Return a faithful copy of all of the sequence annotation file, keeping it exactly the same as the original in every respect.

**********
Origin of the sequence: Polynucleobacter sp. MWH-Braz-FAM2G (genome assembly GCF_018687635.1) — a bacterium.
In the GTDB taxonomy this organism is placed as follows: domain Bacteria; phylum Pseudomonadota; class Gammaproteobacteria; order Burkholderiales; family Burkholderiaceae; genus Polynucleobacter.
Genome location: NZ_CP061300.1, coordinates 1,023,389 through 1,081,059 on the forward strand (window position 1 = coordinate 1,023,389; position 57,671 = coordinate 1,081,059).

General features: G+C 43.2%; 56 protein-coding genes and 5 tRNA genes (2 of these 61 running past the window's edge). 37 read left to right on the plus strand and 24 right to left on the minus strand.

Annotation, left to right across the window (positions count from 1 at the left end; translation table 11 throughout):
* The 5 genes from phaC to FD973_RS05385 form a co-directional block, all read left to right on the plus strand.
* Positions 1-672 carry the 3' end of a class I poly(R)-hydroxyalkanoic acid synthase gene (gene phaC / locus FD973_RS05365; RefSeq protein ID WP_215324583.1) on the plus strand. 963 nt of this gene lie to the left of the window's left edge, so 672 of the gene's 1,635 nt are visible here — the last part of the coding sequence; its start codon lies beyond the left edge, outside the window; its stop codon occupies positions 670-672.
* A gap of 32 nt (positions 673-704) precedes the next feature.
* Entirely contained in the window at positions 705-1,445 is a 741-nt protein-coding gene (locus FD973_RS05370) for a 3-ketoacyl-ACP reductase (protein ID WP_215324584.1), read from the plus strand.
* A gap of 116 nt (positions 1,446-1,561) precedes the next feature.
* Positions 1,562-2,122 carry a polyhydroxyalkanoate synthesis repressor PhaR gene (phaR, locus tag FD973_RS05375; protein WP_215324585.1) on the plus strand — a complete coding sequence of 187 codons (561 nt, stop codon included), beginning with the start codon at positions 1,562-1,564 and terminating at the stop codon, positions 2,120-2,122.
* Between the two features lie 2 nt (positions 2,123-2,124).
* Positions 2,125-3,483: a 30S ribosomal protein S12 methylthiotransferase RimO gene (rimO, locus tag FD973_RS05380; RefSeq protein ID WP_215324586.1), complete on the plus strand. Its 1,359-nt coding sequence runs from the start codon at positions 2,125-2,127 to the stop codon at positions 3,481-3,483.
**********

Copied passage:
Origin of the sequence: Polynucleobacter sp. MWH-Braz-FAM2G (genome assembly GCF_018687635.1) — a bacterium.
In the GTDB taxonomy this organism is placed as follows: domain Bacteria; phylum Pseudomonadota; class Gammaproteobacteria; order Burkholderiales; family Burkholderiaceae; genus Polynucleobacter.
Genome location: NZ_CP061300.1, coordinates 1,023,389 through 1,081,059 on the forward strand (window position 1 = coordinate 1,023,389; position 57,671 = coordinate 1,081,059).

General features: G+C 43.2%; 56 protein-coding genes and 5 tRNA genes (2 of these 61 running past the window's edge). 37 read left to right on the plus strand and 24 right to left on the minus strand.

Annotation, left to right across the window (positions count from 1 at the left end; translation table 11 throughout):
* The 5 genes from phaC to FD973_RS05385 form a co-directional block, all read left to right on the plus strand.
* Positions 1-672 carry the 3' end of a class I poly(R)-hydroxyalkanoic acid synthase gene (gene phaC / locus FD973_RS05365; RefSeq protein ID WP_215324583.1) on the plus strand. 963 nt of this gene lie to the left of the window's left edge, so 672 of the gene's 1,635 nt are visible here — the last part of the coding sequence; its start codon lies beyond the left edge, outside the window; its stop codon occupies positions 670-672.
* A gap of 32 nt (positions 673-704) precedes the next feature.
* Entirely contained in the window at positions 705-1,445 is a 741-nt protein-coding gene (locus FD973_RS05370) for a 3-ketoacyl-ACP reductase (protein ID WP_215324584.1), read from the plus strand.
* A gap of 116 nt (positions 1,446-1,561) precedes the next feature.
* Positions 1,562-2,122 carry a polyhydroxyalkanoate synthesis repressor PhaR gene (phaR, locus tag FD973_RS05375; protein WP_215324585.1) on the plus strand — a complete coding sequence of 187 codons (561 nt, stop codon included), beginning with the start codon at positions 1,562-1,564 and terminating at the stop codon, positions 2,120-2,122.
* Between the two features lie 2 nt (positions 2,123-2,124).
* Positions 2,125-3,483: a 30S ribosomal protein S12 methylthiotransferase RimO gene (rimO, locus tag FD973_RS05380; RefSeq protein ID WP_215324586.1), complete on the plus strand. Its 1,359-nt coding sequence runs from the start codon at positions 2,125-2,127 to the stop codon at positions 3,481-3,483.